Showing posts from August, 2014

But Can You Tell Me What This Is and Why I Should Care in 80 Characters or Less?

In recent weeks, I have posted a fair number of articles to Hacker News. Some of them ended up on the front page, some got a few upvotes, and some got seemingly completely ignored. There are a lot of factors that influence how well a piece does and it is clear to me that many of those factors are basically a mystery to me. One thing that has become crystal clear: The title has a huge impact on its performance.

When I submitted a really well-written, interesting piece called Rare Coin Found on Mars!, the click-baity title was all people could talk about (and not in a good way) and it was soon flagged to death. I deleted it after it died. I then tried to find another article on the same topic, but I couldn't find anything else of similar quality. So I wrote the moderator and asked if I could resubmit it with a different title.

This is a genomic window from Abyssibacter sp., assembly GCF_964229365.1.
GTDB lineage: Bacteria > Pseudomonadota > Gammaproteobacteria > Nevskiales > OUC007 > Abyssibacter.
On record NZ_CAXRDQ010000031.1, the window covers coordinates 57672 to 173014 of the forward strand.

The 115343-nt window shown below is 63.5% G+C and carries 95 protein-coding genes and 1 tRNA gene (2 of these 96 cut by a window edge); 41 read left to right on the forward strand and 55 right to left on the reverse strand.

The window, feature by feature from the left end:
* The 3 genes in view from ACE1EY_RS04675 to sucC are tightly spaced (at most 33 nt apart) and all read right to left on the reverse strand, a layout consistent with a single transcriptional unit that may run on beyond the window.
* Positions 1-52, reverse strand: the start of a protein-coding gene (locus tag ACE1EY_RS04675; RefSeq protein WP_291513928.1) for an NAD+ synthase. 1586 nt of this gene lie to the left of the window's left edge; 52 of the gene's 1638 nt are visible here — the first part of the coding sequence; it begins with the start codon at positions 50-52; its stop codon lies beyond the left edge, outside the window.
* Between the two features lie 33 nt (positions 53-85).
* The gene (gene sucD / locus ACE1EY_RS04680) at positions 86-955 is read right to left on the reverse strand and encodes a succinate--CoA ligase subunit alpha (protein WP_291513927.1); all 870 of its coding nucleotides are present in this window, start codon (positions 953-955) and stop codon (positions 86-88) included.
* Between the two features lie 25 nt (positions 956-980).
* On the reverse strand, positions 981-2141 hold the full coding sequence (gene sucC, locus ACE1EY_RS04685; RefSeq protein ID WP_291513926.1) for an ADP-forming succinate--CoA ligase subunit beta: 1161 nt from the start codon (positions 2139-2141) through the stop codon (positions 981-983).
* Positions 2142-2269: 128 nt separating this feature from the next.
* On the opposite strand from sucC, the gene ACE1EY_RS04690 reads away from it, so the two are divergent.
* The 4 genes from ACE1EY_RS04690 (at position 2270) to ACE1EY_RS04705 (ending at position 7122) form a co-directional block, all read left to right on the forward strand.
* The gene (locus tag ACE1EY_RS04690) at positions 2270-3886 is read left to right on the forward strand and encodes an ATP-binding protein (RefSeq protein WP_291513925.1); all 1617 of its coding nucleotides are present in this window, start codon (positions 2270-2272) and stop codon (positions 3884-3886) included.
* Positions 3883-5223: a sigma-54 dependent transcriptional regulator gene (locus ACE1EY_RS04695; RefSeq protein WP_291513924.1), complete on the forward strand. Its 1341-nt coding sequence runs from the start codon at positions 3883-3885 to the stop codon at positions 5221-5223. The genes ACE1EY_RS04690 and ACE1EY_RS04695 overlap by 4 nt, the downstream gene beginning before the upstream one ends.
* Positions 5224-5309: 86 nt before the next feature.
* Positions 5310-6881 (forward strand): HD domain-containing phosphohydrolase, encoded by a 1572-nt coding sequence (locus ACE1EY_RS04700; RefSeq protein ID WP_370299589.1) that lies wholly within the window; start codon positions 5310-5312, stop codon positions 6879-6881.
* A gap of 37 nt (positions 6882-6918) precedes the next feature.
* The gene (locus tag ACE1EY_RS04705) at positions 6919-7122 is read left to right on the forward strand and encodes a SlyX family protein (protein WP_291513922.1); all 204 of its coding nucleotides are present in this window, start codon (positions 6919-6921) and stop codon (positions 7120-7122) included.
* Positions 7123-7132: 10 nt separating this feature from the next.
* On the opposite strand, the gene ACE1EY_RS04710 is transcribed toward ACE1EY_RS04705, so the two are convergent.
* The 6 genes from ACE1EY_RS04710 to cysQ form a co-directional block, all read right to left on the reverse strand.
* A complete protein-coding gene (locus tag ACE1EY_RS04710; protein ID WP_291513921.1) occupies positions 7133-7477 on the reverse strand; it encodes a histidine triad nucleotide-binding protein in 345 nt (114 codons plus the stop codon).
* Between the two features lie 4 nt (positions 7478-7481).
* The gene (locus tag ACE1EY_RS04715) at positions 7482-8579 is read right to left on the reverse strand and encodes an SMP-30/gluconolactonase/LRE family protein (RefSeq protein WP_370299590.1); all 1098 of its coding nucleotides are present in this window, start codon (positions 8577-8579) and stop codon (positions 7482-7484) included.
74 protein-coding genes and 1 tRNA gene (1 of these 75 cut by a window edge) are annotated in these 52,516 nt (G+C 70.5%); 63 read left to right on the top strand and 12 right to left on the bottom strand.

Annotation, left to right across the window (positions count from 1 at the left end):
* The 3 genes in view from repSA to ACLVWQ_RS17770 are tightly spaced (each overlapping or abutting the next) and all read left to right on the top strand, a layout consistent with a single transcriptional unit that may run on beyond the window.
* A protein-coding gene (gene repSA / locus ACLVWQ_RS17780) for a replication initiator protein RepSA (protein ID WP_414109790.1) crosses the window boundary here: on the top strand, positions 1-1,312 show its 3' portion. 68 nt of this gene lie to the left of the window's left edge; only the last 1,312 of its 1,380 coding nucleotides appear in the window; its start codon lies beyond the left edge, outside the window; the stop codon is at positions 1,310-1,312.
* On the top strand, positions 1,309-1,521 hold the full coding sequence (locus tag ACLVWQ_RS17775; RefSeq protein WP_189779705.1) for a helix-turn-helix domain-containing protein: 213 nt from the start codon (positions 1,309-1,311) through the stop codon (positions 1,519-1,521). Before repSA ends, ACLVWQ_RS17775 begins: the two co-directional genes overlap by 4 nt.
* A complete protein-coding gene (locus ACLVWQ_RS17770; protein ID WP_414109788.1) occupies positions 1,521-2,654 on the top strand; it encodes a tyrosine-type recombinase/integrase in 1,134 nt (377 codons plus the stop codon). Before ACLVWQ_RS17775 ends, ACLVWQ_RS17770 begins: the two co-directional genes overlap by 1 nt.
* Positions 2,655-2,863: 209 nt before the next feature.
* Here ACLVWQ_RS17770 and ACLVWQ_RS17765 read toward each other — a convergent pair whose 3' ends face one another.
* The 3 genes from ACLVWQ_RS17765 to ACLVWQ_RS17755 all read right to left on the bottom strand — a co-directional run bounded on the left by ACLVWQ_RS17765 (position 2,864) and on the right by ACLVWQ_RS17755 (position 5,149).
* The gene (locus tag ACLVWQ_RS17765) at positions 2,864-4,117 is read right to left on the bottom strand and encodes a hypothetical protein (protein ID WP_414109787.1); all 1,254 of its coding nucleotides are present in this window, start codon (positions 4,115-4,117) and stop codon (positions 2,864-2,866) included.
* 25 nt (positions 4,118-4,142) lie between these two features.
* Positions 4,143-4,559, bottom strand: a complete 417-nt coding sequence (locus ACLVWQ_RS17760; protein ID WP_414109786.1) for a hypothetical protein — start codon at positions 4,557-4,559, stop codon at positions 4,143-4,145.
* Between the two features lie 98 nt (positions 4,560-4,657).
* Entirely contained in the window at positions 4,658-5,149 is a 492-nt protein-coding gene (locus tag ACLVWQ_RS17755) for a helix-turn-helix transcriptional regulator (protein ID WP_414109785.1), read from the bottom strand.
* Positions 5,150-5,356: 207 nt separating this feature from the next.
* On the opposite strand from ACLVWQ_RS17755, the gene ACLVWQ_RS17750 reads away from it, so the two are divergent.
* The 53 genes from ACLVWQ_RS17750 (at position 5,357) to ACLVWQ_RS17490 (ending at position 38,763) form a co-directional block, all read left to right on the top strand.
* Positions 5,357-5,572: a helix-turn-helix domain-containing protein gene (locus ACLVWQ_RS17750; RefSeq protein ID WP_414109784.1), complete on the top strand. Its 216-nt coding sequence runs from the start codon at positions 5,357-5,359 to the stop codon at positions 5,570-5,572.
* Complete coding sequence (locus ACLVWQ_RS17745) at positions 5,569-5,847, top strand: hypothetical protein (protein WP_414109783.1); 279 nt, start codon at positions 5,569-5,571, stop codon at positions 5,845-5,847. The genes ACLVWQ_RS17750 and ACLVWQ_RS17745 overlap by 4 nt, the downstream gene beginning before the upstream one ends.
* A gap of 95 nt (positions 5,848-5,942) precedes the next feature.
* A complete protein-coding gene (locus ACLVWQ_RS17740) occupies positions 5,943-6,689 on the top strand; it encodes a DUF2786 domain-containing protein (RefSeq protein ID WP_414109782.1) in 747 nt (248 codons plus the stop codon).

He suggested the title Lincoln Penny on the Curiosity Rover. The result: In spite of yet more controversy (over having been resubmitted), it spent some time…

Links on Maryam Mirzakhani, The First Fields Medalist in Two Demographics

This was discussed a bit on Hacker News recently: 2014 Fields Medal Announced

I happened to put together a bunch of links that day. Today, I thought maybe other folks would like to see it all collected together. So here is what I have, with a small amount of commentary and quoting but mostly just the links and title:

The Quanta Profile of her: A Tenacious Explorer of Abstract Surfaces has the best laymen's explanation of her work that I could find:
Mirzakhani became fascinated with hyperbolic surfaces — doughnut-shaped surfaces with two or more holes that have a non-standard geometry which, roughly speaking, gives each point on the surface a saddle shape. Hyperbolic doughnuts can’t be constructed in ordinary space; they exist in an abstract sense, in which distances and angles are measured according to a particular set of equations. An imaginary creature living on a surface governed by such equations would experience each point as a saddle point.

It turns out that each many-holed …